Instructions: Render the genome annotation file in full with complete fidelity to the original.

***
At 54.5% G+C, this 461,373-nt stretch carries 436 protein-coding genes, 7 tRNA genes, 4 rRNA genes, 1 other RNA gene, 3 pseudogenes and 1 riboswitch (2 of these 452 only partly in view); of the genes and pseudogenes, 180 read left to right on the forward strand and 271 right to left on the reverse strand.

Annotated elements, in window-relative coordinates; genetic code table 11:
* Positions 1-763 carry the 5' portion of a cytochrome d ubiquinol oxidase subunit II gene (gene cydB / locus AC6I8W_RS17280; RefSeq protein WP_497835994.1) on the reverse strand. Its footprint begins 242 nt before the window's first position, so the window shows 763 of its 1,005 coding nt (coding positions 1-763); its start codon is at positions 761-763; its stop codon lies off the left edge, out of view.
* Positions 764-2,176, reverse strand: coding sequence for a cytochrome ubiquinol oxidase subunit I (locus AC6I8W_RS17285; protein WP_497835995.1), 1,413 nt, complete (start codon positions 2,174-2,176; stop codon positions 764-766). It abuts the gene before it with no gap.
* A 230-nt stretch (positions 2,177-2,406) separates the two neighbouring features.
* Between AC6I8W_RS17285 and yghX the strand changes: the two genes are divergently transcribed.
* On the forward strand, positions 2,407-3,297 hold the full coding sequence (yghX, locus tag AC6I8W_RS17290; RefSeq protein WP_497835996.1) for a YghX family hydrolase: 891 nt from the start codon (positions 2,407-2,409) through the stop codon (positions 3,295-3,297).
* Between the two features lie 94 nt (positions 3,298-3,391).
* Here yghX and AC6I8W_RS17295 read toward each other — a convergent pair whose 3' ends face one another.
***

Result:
At 54.5% G+C, this 461,373-nt stretch carries 436 protein-coding genes, 7 tRNA genes, 4 rRNA genes, 1 other RNA gene, 3 pseudogenes and 1 riboswitch (2 of these 452 only partly in view); of the genes and pseudogenes, 180 read left to right on the forward strand and 271 right to left on the reverse strand.

Annotated elements, in window-relative coordinates; genetic code table 11:
* Positions 1-763 carry the 5' portion of a cytochrome d ubiquinol oxidase subunit II gene (gene cydB / locus AC6I8W_RS17280; RefSeq protein WP_497835994.1) on the reverse strand. Its footprint begins 242 nt before the window's first position, so the window shows 763 of its 1,005 coding nt (coding positions 1-763); its start codon is at positions 761-763; its stop codon lies off the left edge, out of view.
* Positions 764-2,176, reverse strand: coding sequence for a cytochrome ubiquinol oxidase subunit I (locus AC6I8W_RS17285; protein WP_497835995.1), 1,413 nt, complete (start codon positions 2,174-2,176; stop codon positions 764-766). It abuts the gene before it with no gap.
* A 230-nt stretch (positions 2,177-2,406) separates the two neighbouring features.
* Between AC6I8W_RS17285 and yghX the strand changes: the two genes are divergently transcribed.
* On the forward strand, positions 2,407-3,297 hold the full coding sequence (yghX, locus tag AC6I8W_RS17290; RefSeq protein WP_497835996.1) for a YghX family hydrolase: 891 nt from the start codon (positions 2,407-2,409) through the stop codon (positions 3,295-3,297).
* Between the two features lie 94 nt (positions 3,298-3,391).
* Here yghX and AC6I8W_RS17295 read toward each other — a convergent pair whose 3' ends face one another.